The Munich Biennale is a festival for new music theatre curated by Daniel Ott and Manos Tsangaris since 2016. The festival’s premieres always go beyond familiar formats and take the audience to unexpected and surprising places. This will be proven again this year, from May 7 to 19 May, for example, with the production “s p u r e n” by young Russian composer Polina Korobkova.
I meet Polina Korobkova a month after the Russian invasion of Ukraine in a cosy café in Basel. After completing her composition studies in Moscow, Korobkova studied in Zurich with Isabel Mundry and in Basel with Caspar Johannes Walter. In 2021 she completed her Master’s degree in Zurich and recently moved to Berlin, while pursuing her studies with Martin Schüttler in Stuttgart. These points already mark some of Korobkova’s characteristics: an alert, sensitive political awareness like Mundry, the interest in microtonal soundscapes like Walter and thorough conceptual work like Schüttler.
Turning point February 24
Korobkova seems shaken, but nevertheless contained about Ukraine’s invasion, still trying to come to terms with what happened and of course in a state of shock. Although she does not identify with Russia, as Russian citizen she is inevitably associated with it. For her, who -like many other Russian artists – on the one hand vehemently rejects and publicly criticises the invasion, and on the other hand professionally and privately suffers from the war, February 24 2022, the day on which Russia began the war against Ukraine, represents a turning point. There is a time before and a time after for her and she is still sorting herself out without being able to tell what the aftermath will look like. The Russian invasion also affects her Munich production called “s p u r e n”. Most of the work was created before 24 February, but the latest developments in Ukraine cannot leave the production unaffected. She does not yet know how this will be reflected in the final result. We will find out at Munich Biennale from May 12 to 18.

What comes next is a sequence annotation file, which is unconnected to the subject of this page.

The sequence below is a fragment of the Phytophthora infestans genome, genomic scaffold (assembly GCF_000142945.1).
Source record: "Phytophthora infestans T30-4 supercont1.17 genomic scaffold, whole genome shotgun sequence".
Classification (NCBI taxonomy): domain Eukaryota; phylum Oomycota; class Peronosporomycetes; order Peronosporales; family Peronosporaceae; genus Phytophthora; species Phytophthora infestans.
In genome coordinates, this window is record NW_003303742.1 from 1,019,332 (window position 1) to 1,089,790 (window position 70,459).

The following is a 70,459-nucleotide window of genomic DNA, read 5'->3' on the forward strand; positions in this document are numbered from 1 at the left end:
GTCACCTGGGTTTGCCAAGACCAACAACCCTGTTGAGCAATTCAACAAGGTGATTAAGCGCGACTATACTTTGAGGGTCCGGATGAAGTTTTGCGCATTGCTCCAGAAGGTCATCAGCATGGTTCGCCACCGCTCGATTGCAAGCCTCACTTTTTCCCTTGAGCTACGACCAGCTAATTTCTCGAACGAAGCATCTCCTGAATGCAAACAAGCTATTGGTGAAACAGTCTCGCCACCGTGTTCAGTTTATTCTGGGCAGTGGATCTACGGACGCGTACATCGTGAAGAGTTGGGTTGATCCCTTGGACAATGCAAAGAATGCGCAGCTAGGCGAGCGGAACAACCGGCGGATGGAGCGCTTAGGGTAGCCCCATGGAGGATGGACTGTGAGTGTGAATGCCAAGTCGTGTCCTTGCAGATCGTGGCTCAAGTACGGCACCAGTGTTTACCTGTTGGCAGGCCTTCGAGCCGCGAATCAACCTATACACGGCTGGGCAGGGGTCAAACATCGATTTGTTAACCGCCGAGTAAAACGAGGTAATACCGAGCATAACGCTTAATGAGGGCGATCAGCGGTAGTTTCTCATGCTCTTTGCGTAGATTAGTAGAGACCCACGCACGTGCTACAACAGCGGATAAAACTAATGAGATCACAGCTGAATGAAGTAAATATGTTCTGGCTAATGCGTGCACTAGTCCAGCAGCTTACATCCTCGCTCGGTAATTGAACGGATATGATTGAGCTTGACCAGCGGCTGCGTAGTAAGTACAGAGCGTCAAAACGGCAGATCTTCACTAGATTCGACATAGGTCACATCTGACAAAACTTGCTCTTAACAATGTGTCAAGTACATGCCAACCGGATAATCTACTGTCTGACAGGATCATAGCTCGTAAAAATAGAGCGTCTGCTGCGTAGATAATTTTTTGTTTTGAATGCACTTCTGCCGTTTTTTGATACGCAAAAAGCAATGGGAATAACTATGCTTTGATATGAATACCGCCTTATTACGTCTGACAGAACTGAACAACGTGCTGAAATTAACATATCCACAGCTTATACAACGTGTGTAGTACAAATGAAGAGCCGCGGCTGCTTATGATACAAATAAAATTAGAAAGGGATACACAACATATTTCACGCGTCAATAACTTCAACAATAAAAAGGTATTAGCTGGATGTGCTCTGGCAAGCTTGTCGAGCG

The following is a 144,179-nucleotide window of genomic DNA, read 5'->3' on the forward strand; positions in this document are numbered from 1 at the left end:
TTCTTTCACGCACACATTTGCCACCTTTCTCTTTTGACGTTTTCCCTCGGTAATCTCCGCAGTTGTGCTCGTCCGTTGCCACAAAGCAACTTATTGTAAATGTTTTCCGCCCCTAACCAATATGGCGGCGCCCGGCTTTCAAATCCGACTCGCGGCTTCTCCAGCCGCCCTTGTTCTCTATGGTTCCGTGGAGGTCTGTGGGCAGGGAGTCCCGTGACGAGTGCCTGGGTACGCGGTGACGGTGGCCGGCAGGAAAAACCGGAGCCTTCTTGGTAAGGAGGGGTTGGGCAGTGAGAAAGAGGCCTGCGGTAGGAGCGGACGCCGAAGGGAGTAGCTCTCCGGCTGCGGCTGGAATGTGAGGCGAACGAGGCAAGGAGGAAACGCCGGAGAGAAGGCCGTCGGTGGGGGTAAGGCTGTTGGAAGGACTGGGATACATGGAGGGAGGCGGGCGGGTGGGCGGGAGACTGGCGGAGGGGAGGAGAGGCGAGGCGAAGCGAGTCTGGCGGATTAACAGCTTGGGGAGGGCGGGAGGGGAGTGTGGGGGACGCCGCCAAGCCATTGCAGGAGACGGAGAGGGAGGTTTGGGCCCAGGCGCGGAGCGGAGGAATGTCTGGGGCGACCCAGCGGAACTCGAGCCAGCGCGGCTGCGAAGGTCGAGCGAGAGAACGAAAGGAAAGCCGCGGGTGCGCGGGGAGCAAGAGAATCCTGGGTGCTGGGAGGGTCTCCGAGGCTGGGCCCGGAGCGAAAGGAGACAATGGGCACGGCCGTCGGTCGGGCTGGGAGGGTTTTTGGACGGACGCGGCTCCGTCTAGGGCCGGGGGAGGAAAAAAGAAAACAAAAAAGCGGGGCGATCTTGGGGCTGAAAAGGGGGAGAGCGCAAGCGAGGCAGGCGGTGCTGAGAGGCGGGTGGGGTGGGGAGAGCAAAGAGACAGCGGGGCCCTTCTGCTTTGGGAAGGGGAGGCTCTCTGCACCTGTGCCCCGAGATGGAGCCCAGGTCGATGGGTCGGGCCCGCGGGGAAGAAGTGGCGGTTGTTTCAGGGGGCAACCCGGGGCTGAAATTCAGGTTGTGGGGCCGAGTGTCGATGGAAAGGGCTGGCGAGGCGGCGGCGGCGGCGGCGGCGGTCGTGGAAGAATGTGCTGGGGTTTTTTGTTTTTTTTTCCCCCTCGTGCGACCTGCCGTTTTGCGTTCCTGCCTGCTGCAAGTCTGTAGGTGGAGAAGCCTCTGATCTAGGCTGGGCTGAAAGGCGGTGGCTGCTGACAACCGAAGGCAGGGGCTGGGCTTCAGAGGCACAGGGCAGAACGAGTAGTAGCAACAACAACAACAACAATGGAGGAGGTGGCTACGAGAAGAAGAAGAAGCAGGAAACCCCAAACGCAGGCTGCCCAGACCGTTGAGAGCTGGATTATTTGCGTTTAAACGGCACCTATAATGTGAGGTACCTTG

Polina Korobkova: flashbacks to perform i, UA 2021: at the Zürcher Hochschule der Künste.
Lost in the air-raid shelter
“s p u r e n” is in any case conceptually designed in such a way that nothing stands in the way of addressing the Ukraine war. The production is shown in the basement of the University of Music and Theatre in Munich. Adolf Hitler had the building constructed as the “Führerbau” in the 1930s and the basement rooms were intended as air-raid shelters. From 1943 onwards, however, the basement rooms in which “s p u r e n” is set did not provide shelter for people, but for some 600 mostly stolen paintings that Hitler wanted to exhibit in his “Führer Museum” in Linz. Today, however, there is no trace of them and according to Korobkova, the rooms all look the same and offer no clues regarding time, country or history. One only gets an uneasy, claustrophobic feeling due to lack of daylight and thick cellar air. One feels very lost down there.